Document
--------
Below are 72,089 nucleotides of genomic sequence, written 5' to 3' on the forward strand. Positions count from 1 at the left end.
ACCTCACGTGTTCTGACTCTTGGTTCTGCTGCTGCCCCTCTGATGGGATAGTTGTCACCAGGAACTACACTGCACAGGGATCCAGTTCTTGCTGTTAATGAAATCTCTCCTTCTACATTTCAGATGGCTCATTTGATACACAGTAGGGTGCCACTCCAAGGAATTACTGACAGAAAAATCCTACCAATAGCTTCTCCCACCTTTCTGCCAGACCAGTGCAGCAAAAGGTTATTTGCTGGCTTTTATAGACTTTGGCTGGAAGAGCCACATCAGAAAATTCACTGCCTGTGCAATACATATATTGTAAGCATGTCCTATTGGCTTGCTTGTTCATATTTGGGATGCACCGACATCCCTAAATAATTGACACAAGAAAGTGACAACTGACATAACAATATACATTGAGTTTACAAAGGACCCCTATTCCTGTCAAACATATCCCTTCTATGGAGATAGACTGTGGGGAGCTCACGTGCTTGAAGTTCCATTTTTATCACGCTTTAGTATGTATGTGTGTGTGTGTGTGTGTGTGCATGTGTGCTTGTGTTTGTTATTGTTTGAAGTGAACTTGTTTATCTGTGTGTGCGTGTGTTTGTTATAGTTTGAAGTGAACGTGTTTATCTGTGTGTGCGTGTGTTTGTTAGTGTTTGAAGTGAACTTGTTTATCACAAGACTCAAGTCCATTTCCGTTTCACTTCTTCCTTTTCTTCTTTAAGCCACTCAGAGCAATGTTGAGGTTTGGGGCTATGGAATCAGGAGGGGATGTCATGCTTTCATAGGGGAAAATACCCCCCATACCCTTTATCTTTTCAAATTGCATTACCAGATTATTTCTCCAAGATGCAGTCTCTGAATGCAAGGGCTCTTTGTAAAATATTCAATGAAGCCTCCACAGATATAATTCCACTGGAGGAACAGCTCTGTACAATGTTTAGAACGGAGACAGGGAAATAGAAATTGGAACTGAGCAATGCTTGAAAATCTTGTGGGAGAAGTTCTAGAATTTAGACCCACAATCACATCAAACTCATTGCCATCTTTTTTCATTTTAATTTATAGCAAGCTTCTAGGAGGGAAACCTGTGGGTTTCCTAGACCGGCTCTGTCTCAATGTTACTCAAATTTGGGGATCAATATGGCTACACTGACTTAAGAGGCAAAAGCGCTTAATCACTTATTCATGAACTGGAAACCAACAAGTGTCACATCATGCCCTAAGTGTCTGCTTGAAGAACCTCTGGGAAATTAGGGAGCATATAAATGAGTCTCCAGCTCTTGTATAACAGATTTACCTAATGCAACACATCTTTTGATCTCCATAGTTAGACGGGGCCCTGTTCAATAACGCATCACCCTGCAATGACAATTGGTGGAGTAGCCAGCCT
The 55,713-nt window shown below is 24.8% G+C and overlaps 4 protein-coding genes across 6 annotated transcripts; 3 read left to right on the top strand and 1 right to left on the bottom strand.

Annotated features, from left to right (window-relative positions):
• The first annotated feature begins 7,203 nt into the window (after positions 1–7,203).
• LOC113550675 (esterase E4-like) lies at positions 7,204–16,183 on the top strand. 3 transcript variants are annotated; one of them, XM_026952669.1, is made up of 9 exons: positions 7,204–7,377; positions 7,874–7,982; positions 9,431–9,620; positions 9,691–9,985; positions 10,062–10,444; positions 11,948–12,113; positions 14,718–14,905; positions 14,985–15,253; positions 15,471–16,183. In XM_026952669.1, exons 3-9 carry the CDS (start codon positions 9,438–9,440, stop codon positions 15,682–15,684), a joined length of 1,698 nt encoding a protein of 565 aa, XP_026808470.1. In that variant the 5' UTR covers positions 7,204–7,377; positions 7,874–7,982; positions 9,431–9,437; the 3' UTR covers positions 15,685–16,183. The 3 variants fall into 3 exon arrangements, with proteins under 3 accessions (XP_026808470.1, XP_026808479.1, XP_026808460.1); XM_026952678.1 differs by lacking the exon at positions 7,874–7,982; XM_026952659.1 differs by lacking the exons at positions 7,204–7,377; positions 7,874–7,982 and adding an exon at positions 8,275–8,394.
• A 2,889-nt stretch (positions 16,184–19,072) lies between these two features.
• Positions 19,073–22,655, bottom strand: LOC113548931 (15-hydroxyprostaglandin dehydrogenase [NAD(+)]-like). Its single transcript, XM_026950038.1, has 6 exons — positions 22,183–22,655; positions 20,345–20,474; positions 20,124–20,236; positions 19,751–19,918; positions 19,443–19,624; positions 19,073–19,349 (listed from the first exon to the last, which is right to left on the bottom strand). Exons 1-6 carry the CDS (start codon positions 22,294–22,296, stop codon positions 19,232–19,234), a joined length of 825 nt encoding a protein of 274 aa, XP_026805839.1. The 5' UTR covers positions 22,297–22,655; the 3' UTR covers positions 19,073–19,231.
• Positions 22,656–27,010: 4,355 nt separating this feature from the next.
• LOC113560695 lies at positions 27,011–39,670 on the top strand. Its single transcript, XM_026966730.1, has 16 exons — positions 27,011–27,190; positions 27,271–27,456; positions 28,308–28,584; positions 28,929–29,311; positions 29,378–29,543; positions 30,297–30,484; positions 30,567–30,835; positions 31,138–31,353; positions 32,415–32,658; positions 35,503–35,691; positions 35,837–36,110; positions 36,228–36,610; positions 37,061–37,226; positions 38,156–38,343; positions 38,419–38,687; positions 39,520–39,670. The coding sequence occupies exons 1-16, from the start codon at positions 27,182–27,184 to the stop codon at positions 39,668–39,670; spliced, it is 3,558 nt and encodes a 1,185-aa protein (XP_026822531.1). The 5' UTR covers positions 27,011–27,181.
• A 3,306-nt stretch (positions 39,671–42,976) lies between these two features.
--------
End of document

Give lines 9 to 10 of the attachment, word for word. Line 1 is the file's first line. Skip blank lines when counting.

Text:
• Positions 22,656–27,010: 4,355 nt separating this feature from the next.
• LOC113560695 lies at positions 27,011–39,670 on the top strand. Its single transcript, XM_026966730.1, has 16 exons — positions 27,011–27,190; positions 27,271–27,456; positions 28,308–28,584; positions 28,929–29,311; positions 29,378–29,543; positions 30,297–30,484; positions 30,567–30,835; positions 31,138–31,353; positions 32,415–32,658; positions 35,503–35,691; positions 35,837–36,110; positions 36,228–36,610; positions 37,061–37,226; positions 38,156–38,343; positions 38,419–38,687; positions 39,520–39,670. The coding sequence occupies exons 1-16, from the start codon at positions 27,182–27,184 to the stop codon at positions 39,668–39,670; spliced, it is 3,558 nt and encodes a 1,185-aa protein (XP_026822531.1). The 5' UTR covers positions 27,011–27,181.